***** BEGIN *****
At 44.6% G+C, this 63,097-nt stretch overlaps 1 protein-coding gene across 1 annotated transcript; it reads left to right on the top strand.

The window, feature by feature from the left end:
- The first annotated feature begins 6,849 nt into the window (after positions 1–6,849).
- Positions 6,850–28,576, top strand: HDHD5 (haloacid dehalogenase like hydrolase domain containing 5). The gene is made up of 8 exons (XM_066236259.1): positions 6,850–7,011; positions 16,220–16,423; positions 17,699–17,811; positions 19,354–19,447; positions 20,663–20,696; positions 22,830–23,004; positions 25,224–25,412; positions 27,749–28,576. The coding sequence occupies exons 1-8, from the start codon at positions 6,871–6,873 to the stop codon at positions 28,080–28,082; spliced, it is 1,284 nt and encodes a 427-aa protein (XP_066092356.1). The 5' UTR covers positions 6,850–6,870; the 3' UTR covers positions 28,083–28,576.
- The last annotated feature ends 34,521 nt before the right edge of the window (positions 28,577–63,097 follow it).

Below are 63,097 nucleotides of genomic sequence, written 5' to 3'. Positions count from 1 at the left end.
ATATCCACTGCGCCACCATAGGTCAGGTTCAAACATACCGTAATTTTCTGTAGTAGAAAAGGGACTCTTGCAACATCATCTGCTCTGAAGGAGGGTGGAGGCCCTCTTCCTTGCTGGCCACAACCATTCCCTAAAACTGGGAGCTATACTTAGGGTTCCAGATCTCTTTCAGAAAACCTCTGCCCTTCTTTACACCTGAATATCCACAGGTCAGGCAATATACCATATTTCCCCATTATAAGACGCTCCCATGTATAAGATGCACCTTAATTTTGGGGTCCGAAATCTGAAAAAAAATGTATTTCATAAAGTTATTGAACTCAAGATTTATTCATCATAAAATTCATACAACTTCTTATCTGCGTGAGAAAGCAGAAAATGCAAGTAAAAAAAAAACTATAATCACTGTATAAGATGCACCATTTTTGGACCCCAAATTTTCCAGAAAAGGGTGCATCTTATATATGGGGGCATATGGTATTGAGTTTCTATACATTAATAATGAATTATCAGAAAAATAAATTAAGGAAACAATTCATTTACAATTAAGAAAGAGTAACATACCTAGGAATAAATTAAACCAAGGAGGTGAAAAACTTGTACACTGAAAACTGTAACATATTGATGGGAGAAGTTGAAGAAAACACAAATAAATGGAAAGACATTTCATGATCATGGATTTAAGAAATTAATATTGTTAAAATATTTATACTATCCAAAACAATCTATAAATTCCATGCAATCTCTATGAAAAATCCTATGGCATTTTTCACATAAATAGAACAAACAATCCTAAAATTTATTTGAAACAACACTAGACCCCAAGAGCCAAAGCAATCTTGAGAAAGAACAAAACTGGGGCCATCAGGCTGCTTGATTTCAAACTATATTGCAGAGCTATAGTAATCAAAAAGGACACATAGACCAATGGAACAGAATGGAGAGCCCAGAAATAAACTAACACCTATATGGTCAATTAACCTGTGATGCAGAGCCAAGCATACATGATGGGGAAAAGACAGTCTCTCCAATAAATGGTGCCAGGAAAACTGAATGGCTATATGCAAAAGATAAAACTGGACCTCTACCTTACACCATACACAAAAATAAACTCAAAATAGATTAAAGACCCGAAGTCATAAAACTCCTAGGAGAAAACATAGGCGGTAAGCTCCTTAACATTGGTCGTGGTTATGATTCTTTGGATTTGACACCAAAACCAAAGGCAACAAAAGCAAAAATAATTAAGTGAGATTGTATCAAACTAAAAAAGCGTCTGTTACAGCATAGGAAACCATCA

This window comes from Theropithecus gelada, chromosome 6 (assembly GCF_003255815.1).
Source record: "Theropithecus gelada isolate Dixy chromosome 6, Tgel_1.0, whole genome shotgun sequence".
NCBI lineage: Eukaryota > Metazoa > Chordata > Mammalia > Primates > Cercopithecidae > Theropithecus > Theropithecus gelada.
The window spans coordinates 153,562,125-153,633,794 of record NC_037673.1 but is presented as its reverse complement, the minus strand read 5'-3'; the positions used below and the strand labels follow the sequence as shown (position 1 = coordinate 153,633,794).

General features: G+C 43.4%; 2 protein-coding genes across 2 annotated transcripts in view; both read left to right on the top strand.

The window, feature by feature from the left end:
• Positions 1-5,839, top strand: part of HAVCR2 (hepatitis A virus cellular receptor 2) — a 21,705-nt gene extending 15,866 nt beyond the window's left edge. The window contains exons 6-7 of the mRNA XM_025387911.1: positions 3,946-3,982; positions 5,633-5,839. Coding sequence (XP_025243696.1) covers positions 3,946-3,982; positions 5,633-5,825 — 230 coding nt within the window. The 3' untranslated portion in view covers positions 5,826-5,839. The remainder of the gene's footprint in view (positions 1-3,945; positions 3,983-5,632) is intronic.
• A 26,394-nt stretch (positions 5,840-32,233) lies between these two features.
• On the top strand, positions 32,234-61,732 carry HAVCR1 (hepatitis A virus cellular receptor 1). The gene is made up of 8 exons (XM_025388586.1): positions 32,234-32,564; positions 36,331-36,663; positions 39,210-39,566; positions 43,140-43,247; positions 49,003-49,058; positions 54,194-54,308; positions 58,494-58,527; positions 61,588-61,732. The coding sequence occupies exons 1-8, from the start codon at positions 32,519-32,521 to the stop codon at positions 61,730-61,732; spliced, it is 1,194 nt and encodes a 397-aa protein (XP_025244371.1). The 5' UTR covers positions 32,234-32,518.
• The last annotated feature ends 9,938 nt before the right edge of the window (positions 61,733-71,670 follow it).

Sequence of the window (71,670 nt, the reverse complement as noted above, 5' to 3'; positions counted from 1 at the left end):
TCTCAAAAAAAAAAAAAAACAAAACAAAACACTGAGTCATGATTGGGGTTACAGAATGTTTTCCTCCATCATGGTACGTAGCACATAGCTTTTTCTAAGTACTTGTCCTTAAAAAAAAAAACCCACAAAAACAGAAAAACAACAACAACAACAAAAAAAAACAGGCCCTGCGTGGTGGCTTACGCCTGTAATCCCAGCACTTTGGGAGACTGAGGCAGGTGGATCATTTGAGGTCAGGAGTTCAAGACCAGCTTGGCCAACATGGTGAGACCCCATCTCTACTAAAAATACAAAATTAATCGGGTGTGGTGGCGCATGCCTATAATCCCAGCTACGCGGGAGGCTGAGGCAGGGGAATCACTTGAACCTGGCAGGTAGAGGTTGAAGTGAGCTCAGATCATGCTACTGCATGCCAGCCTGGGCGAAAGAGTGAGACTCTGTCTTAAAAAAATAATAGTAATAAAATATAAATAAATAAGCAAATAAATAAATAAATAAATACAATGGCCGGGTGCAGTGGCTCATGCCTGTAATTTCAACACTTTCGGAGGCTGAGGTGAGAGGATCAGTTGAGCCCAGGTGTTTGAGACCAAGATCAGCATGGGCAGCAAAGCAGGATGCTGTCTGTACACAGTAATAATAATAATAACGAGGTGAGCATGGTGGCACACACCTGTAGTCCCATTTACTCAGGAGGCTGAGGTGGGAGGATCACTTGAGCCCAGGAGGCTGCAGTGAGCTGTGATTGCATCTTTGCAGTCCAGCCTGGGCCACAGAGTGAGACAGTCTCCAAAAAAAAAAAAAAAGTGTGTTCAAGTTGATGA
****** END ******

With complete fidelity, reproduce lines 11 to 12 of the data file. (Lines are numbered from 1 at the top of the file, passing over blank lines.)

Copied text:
The window spans coordinates 153,562,125-153,633,794 of record NC_037673.1 but is presented as its reverse complement, the minus strand read 5'-3'; the positions used below and the strand labels follow the sequence as shown (position 1 = coordinate 153,633,794).

General features: G+C 43.4%; 2 protein-coding genes across 2 annotated transcripts in view; both read left to right on the top strand.